Thanks to the great work of the Trans Canada Trail Organisation (website) and their members (Facebook and blogs), we acquired a good deal of the information needed to create our work sheet. Google maps and the trail app were also invaluable.
There were also provincial trail books available, but they were 10 years old and some of the information was no longer relevant or accurate.
Our TCT Worksheets were created by province. They include distances between communities, trail ratings, water sources (their reliability), and grocery stores nearby. Our itinerary preparation is calculated with an average of 25 km/day for the TCT. Our research is a deep dive in order to understand locations of supplies and services. Along TCT, we have gathered this type of information using Google Maps, the TCT application map and various provincial books (most are 8-10 years old). This information is considered moderately accurate. We update our logbooks as we walk the trail - the Maritime Provinces, Quebec, and Ontario have been updated - as of January 2022.
We have built our logbooks by province (available below). In these datafiles, we have calculated; distances (both cumulative and between services), distance off-trail (if applicable) for any services, types of terrain expected, communities and services, phone numbers for campgrounds, addresses and water access. We use this information to plan our resupply points, understand when we need to carry more water, and where we can expect to rest and camp (maybe even shower!).
There are some alternate sections where the trail may be too rugged for our 'wheelie'. We have opted to use secondary roads in these areas. This may be useful for cyclists and others who want to stay away from very rugged trails. For significant water trail sections, we've also chosen some roadway alternatives.
The Index (right) is important to quickly decipher the type of services outlined in our logbooks.
We hope that our research will be helpful for anyone planning to undertake significant sections of The Trans Canada Trail.
Updated Provincial logbooks (post thru-hike)
Planning PROVINCIAL LOGBOOKS (pre THRU-HIKE)
The GPX Files are available from The TCT App - in the app, simply select the measuring tool (the ruler icon) then choose the 'export highlighted trail' option. A GPX will be available for download. We have not used these GPX Files, we found that the iPhone App using the GPS location is more than sufficient for our journey.
- There were a few campsites along the trail. Reservations were made onsite. Fees ranged from $30 to $60 per night.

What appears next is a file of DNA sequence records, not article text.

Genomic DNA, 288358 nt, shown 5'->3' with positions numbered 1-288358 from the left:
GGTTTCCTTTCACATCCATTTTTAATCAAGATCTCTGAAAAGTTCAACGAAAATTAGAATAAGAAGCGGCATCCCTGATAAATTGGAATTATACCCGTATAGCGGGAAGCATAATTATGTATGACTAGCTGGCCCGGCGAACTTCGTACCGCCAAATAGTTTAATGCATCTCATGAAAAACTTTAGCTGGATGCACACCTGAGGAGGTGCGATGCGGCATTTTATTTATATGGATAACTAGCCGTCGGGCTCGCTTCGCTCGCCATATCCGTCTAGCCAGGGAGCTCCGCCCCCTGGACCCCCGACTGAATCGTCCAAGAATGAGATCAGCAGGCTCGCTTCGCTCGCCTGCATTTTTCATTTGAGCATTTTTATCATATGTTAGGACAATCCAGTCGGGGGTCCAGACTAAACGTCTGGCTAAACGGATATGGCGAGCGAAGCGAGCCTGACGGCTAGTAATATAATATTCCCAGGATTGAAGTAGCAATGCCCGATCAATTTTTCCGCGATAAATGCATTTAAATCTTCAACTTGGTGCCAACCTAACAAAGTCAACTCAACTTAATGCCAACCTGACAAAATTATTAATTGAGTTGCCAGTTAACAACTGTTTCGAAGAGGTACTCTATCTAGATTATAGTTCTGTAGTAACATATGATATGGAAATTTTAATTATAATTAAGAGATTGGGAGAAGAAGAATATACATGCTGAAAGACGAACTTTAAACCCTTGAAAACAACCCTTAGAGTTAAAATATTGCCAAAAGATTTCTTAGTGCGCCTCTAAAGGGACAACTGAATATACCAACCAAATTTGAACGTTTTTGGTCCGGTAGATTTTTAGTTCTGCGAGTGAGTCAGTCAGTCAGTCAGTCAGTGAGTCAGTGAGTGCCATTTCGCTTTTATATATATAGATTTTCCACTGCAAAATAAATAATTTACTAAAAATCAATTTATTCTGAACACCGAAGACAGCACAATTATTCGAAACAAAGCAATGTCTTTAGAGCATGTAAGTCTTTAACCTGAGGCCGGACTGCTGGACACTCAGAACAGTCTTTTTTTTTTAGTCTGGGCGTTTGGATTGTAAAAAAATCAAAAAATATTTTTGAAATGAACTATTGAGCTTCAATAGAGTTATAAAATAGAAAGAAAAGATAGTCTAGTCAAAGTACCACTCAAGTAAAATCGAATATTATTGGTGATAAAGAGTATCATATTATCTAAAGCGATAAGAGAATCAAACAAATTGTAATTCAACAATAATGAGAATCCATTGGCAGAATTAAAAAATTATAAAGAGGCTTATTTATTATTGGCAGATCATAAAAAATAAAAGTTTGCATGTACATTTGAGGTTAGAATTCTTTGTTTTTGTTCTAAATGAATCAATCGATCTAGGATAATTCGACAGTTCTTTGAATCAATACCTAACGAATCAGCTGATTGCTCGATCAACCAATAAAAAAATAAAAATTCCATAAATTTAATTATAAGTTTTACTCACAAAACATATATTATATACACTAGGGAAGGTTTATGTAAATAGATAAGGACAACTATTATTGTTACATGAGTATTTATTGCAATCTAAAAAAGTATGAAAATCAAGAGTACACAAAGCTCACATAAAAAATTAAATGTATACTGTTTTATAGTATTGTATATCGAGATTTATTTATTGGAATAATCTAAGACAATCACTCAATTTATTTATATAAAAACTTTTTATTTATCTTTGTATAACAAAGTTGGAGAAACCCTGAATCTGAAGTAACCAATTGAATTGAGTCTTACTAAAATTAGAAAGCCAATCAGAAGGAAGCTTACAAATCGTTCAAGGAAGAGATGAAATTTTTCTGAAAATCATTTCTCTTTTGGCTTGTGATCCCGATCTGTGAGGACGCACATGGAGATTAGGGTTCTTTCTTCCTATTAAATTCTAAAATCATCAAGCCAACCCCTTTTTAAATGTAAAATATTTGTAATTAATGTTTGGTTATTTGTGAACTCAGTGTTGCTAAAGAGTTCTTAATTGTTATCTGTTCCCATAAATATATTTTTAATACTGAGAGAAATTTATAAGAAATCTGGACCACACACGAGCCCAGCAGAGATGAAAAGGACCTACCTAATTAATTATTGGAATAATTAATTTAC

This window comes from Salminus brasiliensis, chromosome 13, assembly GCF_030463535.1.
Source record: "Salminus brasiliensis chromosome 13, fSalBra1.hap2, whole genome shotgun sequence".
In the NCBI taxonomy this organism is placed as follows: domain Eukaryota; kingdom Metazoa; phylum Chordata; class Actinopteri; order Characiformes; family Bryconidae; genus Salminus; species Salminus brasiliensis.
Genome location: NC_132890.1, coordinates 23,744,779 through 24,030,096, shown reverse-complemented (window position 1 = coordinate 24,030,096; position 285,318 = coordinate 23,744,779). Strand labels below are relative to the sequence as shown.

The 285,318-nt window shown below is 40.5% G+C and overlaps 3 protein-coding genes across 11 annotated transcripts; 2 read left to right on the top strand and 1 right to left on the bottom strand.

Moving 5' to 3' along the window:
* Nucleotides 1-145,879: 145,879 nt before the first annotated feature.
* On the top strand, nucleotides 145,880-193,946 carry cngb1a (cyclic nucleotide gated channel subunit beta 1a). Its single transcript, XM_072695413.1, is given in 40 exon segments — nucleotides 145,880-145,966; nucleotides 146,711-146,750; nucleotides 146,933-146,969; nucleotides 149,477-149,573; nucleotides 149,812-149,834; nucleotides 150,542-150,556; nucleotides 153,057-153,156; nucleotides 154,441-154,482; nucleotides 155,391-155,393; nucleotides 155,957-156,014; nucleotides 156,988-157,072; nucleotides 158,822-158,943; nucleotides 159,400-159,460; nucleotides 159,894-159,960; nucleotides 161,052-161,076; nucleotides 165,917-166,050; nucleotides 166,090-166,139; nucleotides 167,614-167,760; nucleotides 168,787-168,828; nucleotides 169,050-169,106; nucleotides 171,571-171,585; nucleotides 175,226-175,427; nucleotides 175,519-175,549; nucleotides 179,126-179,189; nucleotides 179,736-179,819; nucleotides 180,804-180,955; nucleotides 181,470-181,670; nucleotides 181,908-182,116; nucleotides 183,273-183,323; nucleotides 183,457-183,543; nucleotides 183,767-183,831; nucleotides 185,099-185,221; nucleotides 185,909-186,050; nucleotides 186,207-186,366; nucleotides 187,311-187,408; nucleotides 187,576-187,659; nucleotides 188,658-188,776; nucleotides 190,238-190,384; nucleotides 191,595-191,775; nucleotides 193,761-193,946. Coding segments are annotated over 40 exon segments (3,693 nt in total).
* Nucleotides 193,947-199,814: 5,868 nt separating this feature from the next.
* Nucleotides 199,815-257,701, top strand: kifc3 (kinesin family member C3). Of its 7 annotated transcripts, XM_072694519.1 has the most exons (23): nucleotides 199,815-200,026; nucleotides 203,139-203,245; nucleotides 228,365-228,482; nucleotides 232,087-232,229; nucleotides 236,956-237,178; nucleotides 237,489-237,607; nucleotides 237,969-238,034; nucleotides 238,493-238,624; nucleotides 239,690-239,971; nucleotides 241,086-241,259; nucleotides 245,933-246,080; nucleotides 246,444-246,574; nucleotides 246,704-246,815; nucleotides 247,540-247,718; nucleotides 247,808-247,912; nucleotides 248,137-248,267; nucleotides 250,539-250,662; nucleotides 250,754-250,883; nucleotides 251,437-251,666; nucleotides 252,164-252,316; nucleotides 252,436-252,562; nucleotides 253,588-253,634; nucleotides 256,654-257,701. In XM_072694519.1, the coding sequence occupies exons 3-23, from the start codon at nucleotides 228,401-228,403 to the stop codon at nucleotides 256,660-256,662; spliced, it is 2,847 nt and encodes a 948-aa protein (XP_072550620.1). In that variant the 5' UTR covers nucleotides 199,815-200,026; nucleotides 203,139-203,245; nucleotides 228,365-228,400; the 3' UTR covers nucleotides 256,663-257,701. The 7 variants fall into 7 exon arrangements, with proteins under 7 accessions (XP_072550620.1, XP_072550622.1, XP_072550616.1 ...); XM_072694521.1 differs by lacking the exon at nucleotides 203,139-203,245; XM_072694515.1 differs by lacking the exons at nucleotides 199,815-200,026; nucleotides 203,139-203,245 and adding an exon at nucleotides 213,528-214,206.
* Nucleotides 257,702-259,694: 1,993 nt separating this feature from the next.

- We planned on having rest days in some of the communities. The accommodations were booked onsite.
Health and Fitness:
- The terrain on the TCT ranged from flat to mountainous. Having a good fitness base and a good walking technique, helped minimise injuries.
- This trail was not always well marked and crossed many communities and city parks. Having some orienteering was advisable.
- Some backcountry camping skills and ‘leave no trace ‘camping practices were useful as stealth camping along the trail was often not permitted but necessary.
On the TCT, we carried water and our clothing in our backpacks. The Wheelie (our cart) carried the rest of our equipment.
- We used the Ohuhu wood burning stove and a Whisper-light stove with fuel cannisters for rehydration. The Ohuhu worked well for heating less than a liter of liquid, but for more volume we preferred the whisper-light stove. It boiled water quickly for our meals and hot drinks.
- As we crossed a community every 2-3 days, we did not carry a lot of dry food stores. We had a few soup bases and some instant rice. But we purchased most of our food from the local shops along the way.
- We carried luxury items such as our 2 camp chairs (which we used a lot during our breaks) and a few books (which we never read).
Our menu plan for this trek included a few soup bases, instant rice, and snacks such as nuts, dry fruit, and sausages. We purchased our supplies at local grocery stores along the way. Upon crossing a town, we would calculate the distance to the next grocery store and purchase enough goods to last us until then. The grocery stores made it possible to eat a lot of fresh foods most days.
Without fresh foods, our nutritional approach on the TCT was based on items we communally found in 'small town' grocery stores. mainly when away from towns for more than two days. The table is a basic outline of the food and its nutritional value. For additional information please refer to our general Nutrition web page.
Our winter fitness program maintained a good base. But as the new walking season came about, we started increasing our walks.
For detailed information on our exercise routines check out our Exercise web page.